After working my way through Aavik's U-380, Crayon's CFA-1.2, Pass Labs' XA-30.8, CanEver's Olimpico and Bakoon's AMP-13R w/without Nagra's Classic Pre/PSU, I had a good fix on Hylixa's upstairs demeanour. It'll come as no surprise considering the ovoid enclosure and continuance into a stand with curvy cross section that common absence of diffraction effects plus…
… point-source radiation off a small circular baffle meant absolutely superlative soundstaging. Whilst undeniably pretty, this same form factor was also undeniably effective at subtracting itself from the playback experience as any localizable sound source. All small speakers are good at that but the Brits pushed that skill to the extreme. Yet that was only the first evidence that with Hylixa, style and substance, luxury and high performance do mesh like the interlocked fingers on praying hands. Likely because the circular baffle gap emits the front/rear radiation of the hidden woofer summed to include a small time delay, bass textures were on the warm/bloomy not snappy/dry side. Flowing into the same equation was the typical difference between front- and downfiring subwoofers. The former deliver the stronger direct shock waves which the latter mellow by first reflecting off the ground. Despite surprisingly big bass that was just a bit portly in fact, its impact didn't rise as sharply as it does with line-of-sight woofers. As such the power region lacked some crunch.
With a small flat driver of exceptional off-axis response jointly handling midrange and low treble—for the latter it's quite a bit larger than ubiquitous 1" dome tweeters—the 3-6kHz region where the fundamentals of high cymbals live not only had unexpected energy but very good decay stiction. Following the fades of high-pitched singing bowls, triangles and gongs was a rare delight.
It's the follow-on region of brilliance and air which went subjectively softer. Partially it might have been absence of typical HF noise caused by diffraction but the practical upshot was a slightly mellow top end which Germans with their love of compound words call Langzeittauglichkeit. It unravels into long-term suitability as the gift of extended listening sessions without fatigue. Here it meant zero tizz, fizz, hash or aggression.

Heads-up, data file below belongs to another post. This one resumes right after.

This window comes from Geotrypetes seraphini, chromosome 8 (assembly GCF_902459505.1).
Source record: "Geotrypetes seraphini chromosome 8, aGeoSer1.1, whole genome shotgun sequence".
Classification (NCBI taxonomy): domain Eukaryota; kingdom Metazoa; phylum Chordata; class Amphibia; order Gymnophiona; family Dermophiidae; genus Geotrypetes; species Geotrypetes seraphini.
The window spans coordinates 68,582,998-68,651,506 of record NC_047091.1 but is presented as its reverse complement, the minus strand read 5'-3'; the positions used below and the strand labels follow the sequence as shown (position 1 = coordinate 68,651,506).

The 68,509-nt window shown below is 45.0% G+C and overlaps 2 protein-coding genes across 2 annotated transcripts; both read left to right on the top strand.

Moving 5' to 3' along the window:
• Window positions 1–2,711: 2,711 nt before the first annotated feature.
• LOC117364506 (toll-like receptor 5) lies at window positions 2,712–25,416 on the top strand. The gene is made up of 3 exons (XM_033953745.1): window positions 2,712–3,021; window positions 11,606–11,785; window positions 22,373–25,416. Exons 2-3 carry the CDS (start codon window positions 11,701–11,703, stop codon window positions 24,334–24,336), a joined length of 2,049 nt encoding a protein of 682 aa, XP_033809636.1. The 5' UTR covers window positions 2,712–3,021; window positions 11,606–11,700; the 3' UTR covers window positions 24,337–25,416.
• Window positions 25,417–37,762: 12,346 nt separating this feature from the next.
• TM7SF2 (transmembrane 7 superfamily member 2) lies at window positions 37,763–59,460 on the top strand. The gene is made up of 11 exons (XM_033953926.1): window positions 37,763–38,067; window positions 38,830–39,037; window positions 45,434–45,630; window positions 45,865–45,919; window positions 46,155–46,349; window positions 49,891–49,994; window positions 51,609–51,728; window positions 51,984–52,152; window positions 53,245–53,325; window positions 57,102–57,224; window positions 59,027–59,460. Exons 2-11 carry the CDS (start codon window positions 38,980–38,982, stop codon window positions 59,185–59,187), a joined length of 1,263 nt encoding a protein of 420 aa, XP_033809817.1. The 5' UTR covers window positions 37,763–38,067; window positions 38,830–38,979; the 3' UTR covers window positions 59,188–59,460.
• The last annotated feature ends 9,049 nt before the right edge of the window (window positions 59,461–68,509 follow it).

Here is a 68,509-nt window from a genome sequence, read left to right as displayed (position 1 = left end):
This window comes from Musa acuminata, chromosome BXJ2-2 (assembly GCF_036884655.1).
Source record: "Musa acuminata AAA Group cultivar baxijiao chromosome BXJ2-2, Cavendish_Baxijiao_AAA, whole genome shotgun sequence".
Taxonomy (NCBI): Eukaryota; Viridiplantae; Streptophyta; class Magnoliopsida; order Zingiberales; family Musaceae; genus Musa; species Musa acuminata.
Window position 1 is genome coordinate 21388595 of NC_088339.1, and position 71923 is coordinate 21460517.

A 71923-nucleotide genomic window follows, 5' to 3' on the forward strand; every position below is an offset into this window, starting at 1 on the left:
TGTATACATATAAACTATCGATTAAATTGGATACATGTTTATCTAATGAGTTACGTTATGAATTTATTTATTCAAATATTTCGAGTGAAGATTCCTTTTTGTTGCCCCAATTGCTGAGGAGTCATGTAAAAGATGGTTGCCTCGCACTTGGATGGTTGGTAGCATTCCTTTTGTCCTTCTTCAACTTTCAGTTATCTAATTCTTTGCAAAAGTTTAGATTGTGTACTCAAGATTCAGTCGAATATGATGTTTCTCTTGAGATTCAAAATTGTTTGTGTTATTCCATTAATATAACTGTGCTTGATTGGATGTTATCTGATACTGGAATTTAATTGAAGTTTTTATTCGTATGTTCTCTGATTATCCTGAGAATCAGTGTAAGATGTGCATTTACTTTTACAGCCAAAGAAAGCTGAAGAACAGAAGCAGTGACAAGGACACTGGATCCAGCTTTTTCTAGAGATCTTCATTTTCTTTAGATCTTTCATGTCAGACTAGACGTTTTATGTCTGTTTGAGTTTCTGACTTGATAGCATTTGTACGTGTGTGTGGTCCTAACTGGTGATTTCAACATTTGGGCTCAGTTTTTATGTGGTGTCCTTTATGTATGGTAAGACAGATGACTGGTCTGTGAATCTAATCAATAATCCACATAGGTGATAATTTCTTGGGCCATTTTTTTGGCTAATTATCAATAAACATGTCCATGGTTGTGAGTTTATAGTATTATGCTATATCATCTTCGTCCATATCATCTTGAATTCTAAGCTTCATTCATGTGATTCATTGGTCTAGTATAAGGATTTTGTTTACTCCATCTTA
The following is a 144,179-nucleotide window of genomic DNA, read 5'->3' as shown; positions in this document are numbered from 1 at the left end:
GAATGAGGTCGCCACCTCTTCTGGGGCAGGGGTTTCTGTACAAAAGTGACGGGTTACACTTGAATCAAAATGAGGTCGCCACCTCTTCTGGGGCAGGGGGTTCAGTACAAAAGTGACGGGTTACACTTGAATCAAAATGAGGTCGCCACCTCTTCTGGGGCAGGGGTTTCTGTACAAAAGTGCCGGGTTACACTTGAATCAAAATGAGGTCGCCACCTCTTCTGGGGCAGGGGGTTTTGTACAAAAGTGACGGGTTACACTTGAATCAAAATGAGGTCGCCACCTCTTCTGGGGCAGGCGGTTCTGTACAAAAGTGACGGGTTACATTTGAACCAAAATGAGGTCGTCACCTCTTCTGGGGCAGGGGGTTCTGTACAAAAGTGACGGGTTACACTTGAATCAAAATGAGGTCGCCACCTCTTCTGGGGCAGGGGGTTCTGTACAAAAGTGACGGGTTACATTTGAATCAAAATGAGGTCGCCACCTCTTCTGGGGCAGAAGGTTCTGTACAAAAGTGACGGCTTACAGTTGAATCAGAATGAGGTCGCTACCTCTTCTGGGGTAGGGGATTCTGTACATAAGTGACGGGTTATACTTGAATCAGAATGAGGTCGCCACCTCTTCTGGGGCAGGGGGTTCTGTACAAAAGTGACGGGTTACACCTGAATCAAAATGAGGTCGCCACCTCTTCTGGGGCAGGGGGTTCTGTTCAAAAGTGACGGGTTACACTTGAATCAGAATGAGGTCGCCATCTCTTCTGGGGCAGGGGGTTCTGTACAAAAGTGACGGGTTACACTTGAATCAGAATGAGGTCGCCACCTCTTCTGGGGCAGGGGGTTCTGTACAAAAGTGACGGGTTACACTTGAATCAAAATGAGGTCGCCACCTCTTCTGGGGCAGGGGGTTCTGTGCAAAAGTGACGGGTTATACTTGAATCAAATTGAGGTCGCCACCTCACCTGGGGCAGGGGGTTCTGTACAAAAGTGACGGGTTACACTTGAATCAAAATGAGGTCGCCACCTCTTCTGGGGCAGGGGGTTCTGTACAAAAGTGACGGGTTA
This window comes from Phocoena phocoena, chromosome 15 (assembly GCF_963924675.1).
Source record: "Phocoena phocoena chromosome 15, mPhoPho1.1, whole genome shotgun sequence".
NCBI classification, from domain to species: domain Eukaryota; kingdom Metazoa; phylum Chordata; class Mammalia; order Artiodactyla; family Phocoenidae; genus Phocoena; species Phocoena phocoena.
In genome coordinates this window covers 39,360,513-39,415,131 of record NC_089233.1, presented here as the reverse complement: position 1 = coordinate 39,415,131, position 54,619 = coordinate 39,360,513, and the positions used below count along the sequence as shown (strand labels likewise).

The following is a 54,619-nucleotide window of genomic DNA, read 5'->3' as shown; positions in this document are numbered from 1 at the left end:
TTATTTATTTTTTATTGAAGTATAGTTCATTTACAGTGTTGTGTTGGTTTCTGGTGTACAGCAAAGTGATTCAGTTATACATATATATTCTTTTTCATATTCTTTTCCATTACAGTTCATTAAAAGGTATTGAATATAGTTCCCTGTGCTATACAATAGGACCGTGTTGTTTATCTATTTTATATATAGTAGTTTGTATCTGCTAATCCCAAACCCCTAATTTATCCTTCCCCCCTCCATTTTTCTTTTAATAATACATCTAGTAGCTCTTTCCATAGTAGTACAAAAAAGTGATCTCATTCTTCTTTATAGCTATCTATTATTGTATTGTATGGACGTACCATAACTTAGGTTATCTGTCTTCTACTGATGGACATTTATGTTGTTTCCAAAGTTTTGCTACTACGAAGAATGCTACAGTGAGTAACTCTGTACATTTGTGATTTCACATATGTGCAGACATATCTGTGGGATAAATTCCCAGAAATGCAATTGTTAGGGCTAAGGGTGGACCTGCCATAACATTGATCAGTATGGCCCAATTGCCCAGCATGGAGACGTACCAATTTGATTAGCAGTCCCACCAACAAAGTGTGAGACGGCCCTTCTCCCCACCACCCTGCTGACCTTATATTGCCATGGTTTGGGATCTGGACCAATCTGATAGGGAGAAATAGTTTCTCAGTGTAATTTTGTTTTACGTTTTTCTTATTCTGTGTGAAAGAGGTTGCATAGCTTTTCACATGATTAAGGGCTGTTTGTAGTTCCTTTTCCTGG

It's a hifi truism. Monitor speakers stage big but lack the same fortitude on body and dynamics. It's a score where Hylixa reset some markers. Remember the 200Hz-down range of the hidden TangBand woofer? With its 2nd-order low-pass, there's useful output to 500Hz though the progressively damped transmission line will effectively attenuate most that driver's higher content to only reinforce its lower reach. Just so, the former still couples to the helix to carry its bloom. That makes this compact speaker act counter-intuitively big also in those non-soundstage areas where larger floorstanders dominate.
Calling this a small speaker which behaves uncommonly big thus isn't just an endless repeat of that tired old truism. It tacks on some extra qualities which usually aren't part of it. With a very quiet cabinet for very low so-called box talk, microdynamic differentiation was high. But because only small drivers do the business, the helical innovation can't overwrite natural limits on macrodynamic contrast. That distinction isn't about raw bass quantity and tone density where Hylixa does transcend common monitor limits. It's about dynamic torque. That would need a bigger engine for bigger displacement and higher air-pressure gradients, what in speaker terms is larger cone area and excursion. Ashley mentioned that their helical transmission line looks likely to secure the patent they applied for. Regardless, the now proven concept certainly lends itself to being scaled up. If Hylixa sales turn out substantial enough, there just might be a bigger model around the ARCC?
At this precise juncture of the narrative, Magico dropped their A5, a 180lbs 5-driver 3-way tower with 28mm Beryllium tweeter, 5" carbon/graphite midrange and 3 x 9" graphene-based woofers in a 6061 aluminium enclosure with 4th-order filters using Mundorf's brand-new M-Resist foil resistors. Priced at $21'800/pr so a league below Hylixa, it reiterates once more how Node Audio most strongly appeal to an audience other than hardcore audiophiles who for this coin pursue more drivers, massively increased weight, bigger bandwidth, higher SPL and far more established brand cachet. An A5 shopper won't be a Hylixa shopper; nor vice versa. And what's wrong with that?